Classification and class discovery methods are commonly used to stratify patients into groups using either quantitative measures (e.g. gene expression, protein, metabolite levels) or indexed qualitative or semi-quantitative measures (e.g. symptoms, severity, treatment). Identifying disease associated genes provides an opportunity to improve diagnosis, treatment and understanding of the disease and has been widely used in oncology [27], neurology [28] and cardiology [29]. To test the utility of consensus merge clustering in patient class discovery using gene expression data we used the leukaemia gene expression data set of Golub et al. [22] which contains profiles of patients suffering from either acute myeloid leukaemia (aml) or acute lymphoblastic leukaemia (all). This data set is publicly available and is easily obtainable as an R data object within the CRAN hopach package [30].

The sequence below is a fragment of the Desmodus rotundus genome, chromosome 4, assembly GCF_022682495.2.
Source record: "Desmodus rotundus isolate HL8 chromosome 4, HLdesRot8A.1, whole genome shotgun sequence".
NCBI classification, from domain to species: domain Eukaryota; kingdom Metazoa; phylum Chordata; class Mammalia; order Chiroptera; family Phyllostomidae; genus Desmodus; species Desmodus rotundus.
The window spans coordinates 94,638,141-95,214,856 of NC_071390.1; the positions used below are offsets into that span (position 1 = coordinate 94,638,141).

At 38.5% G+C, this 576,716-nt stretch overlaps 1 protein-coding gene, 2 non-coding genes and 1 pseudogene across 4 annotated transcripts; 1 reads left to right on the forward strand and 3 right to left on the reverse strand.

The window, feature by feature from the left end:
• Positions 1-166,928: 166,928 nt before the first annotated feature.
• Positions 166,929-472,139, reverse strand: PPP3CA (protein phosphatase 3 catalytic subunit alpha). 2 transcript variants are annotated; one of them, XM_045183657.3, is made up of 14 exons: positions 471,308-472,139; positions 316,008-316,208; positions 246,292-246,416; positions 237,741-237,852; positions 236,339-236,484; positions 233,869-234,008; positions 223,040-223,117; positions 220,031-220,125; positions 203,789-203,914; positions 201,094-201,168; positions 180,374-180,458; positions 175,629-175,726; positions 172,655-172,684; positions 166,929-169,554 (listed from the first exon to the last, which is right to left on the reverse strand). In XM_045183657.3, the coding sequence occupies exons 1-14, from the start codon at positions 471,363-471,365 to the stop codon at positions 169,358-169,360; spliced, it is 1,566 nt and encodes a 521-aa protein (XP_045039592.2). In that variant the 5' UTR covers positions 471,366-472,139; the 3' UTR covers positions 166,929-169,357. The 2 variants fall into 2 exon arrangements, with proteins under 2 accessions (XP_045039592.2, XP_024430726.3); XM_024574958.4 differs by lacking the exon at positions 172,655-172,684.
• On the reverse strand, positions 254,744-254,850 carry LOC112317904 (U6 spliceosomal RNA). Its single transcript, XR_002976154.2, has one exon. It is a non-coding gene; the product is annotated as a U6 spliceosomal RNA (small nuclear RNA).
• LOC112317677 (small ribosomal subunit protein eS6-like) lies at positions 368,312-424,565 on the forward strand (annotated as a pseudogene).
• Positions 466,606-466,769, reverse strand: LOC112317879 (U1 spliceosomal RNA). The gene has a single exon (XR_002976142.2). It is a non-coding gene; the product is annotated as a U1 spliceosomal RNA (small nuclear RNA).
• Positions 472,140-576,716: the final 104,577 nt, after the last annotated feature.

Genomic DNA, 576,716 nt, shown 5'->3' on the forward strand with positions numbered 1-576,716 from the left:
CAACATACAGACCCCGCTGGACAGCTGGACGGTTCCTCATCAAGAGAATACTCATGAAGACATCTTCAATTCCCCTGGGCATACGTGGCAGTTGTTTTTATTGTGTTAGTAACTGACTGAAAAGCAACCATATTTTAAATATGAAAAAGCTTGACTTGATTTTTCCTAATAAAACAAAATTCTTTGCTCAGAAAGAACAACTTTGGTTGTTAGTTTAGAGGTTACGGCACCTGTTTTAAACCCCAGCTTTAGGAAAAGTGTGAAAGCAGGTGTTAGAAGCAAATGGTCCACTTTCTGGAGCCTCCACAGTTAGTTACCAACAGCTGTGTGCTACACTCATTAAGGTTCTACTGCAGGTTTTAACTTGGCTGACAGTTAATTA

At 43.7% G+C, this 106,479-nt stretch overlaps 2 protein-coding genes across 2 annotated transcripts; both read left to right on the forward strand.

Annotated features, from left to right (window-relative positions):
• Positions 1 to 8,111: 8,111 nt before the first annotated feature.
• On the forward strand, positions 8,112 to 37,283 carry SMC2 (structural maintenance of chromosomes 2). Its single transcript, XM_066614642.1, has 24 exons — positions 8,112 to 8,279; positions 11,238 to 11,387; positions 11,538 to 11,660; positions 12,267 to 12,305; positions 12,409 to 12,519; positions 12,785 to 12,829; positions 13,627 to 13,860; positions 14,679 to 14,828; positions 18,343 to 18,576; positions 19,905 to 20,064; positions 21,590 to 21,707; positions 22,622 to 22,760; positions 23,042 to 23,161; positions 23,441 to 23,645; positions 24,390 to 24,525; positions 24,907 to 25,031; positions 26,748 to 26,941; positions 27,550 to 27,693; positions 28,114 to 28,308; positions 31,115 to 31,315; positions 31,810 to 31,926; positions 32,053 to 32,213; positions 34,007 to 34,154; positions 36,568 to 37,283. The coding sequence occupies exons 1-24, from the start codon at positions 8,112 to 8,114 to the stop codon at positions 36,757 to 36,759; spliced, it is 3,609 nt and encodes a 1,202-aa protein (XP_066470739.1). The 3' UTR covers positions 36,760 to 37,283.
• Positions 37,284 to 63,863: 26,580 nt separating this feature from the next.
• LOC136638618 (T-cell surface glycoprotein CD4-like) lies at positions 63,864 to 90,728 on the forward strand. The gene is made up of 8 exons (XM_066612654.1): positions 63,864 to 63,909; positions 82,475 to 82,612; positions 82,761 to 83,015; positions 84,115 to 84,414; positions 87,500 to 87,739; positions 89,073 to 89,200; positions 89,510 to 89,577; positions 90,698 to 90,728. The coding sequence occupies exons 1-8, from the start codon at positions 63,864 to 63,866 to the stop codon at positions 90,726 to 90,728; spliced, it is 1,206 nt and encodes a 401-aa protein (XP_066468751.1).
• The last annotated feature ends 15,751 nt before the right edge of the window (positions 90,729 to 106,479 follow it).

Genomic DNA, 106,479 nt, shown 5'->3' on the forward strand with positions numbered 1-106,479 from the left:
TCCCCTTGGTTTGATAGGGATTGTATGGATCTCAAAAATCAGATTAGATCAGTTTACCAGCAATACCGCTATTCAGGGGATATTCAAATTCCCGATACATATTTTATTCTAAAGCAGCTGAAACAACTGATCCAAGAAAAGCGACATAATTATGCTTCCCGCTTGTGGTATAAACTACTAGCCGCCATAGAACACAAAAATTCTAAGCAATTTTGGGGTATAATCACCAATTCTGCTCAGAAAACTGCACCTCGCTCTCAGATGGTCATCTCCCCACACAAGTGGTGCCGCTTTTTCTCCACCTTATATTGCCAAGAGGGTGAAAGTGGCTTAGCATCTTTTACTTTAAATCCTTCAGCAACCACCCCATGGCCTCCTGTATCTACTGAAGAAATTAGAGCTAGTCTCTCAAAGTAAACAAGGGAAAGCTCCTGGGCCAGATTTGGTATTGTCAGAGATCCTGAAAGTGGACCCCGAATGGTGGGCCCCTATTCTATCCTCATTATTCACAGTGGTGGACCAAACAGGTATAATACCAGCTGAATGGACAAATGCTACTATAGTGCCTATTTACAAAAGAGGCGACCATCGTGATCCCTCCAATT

To reduce the scale of the clustering problem and exclude uninformative genes we selected the 200 genes that had the highest expression variance across patients. We performed a clusterCons run on the transposed expression matrix with 500 iterations and default parameters for the agnes and pam algorithms using a euclidean distance measure and with k-means using the MacQueen method [31] with k = 2 (as there are two clusters, aml and all) and calculated the membership robustness from both consensus and merge consensus matrices. Membership robustness was plotted against patient number for both clusters to visualise how well each algorithm segregated patients into one or other cluster with a perfect classification for any one patient being a membership robustness of 1 in one cluster and 0 in the other (Figure 3). The consensus clustering results obtained from each algorithm successfully assigned the aml patients (numbers 28-38) into the same cluster (Figure 3 'consensus' panels, cluster 2). Only agnes correctly segregated all of the all patient samples into the correct cluster, but highlighted patients 12 and 17 as having the lowest membership robustness in the cluster. Class discovery by k-means correctly segregated all but patients 2 and 12 into the all group. The pam algorithm incorrectly assigned patients 2,3,6,9-11,14 and 23 to the aml cluster. These results illustrate the benefit of consensus clustering compared to the discrete classes produced by standard clustering methods. Consensus clustering not only highlights the quality of the classification (i.e. the distance between membership robustness values for each patient for each cluster), but also allows a standardised and comparative framework to assess the relative performance of different clustering algorithms and conditions. In this case and for this data set the pam algorithm would be a poor choice as it is unable to segregate the data according to the known classes for 8 out of 27 patients.